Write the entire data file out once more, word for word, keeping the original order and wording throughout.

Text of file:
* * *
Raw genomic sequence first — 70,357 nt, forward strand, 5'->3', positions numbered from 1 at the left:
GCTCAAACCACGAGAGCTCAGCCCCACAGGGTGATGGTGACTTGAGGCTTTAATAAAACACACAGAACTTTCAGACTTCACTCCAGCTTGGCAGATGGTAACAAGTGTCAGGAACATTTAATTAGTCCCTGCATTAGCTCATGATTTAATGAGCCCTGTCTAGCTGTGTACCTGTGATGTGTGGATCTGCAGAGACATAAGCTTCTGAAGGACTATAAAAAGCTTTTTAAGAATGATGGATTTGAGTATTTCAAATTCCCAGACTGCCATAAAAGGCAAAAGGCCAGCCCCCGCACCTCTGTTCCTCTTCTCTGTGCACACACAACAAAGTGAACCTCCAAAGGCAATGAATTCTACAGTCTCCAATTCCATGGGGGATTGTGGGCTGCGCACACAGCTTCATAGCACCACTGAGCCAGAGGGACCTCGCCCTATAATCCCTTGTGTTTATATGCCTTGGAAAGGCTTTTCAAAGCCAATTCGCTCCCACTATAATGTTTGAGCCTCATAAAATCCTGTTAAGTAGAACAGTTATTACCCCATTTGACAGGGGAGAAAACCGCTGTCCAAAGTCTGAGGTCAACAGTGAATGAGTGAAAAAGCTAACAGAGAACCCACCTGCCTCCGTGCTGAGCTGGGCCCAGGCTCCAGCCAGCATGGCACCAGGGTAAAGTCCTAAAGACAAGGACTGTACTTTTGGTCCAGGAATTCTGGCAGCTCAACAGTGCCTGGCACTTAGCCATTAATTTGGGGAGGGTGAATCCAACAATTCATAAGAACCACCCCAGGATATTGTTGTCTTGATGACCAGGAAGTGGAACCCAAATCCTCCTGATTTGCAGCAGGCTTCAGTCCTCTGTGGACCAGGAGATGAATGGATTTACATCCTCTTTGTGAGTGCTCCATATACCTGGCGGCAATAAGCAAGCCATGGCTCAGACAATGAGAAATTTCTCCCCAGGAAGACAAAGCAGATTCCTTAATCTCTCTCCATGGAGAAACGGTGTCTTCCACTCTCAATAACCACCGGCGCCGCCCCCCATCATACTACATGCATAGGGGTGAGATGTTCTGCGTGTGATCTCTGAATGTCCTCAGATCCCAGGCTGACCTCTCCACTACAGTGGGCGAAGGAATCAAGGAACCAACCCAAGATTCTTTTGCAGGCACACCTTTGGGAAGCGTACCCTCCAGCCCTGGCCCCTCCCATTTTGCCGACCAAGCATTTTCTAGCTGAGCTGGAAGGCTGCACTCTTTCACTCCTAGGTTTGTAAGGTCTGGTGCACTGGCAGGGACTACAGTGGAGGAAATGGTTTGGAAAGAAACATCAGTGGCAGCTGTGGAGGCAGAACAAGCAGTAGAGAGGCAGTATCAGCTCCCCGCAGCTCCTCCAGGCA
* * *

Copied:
Raw genomic sequence first — 70,357 nt, forward strand, 5'->3', positions numbered from 1 at the left:
GCTCAAACCACGAGAGCTCAGCCCCACAGGGTGATGGTGACTTGAGGCTTTAATAAAACACACAGAACTTTCAGACTTCACTCCAGCTTGGCAGATGGTAACAAGTGTCAGGAACATTTAATTAGTCCCTGCATTAGCTCATGATTTAATGAGCCCTGTCTAGCTGTGTACCTGTGATGTGTGGATCTGCAGAGACATAAGCTTCTGAAGGACTATAAAAAGCTTTTTAAGAATGATGGATTTGAGTATTTCAAATTCCCAGACTGCCATAAAAGGCAAAAGGCCAGCCCCCGCACCTCTGTTCCTCTTCTCTGTGCACACACAACAAAGTGAACCTCCAAAGGCAATGAATTCTACAGTCTCCAATTCCATGGGGGATTGTGGGCTGCGCACACAGCTTCATAGCACCACTGAGCCAGAGGGACCTCGCCCTATAATCCCTTGTGTTTATATGCCTTGGAAAGGCTTTTCAAAGCCAATTCGCTCCCACTATAATGTTTGAGCCTCATAAAATCCTGTTAAGTAGAACAGTTATTACCCCATTTGACAGGGGAGAAAACCGCTGTCCAAAGTCTGAGGTCAACAGTGAATGAGTGAAAAAGCTAACAGAGAACCCACCTGCCTCCGTGCTGAGCTGGGCCCAGGCTCCAGCCAGCATGGCACCAGGGTAAAGTCCTAAAGACAAGGACTGTACTTTTGGTCCAGGAATTCTGGCAGCTCAACAGTGCCTGGCACTTAGCCATTAATTTGGGGAGGGTGAATCCAACAATTCATAAGAACCACCCCAGGATATTGTTGTCTTGATGACCAGGAAGTGGAACCCAAATCCTCCTGATTTGCAGCAGGCTTCAGTCCTCTGTGGACCAGGAGATGAATGGATTTACATCCTCTTTGTGAGTGCTCCATATACCTGGCGGCAATAAGCAAGCCATGGCTCAGACAATGAGAAATTTCTCCCCAGGAAGACAAAGCAGATTCCTTAATCTCTCTCCATGGAGAAACGGTGTCTTCCACTCTCAATAACCACCGGCGCCGCCCCCCATCATACTACATGCATAGGGGTGAGATGTTCTGCGTGTGATCTCTGAATGTCCTCAGATCCCAGGCTGACCTCTCCACTACAGTGGGCGAAGGAATCAAGGAACCAACCCAAGATTCTTTTGCAGGCACACCTTTGGGAAGCGTACCCTCCAGCCCTGGCCCCTCCCATTTTGCCGACCAAGCATTTTCTAGCTGAGCTGGAAGGCTGCACTCTTTCACTCCTAGGTTTGTAAGGTCTGGTGCACTGGCAGGGACTACAGTGGAGGAAATGGTTTGGAAAGAAACATCAGTGGCAGCTGTGGAGGCAGAACAAGCAGTAGAGAGGCAGTATCAGCTCCCCGCAGCTCCTCCAGGCA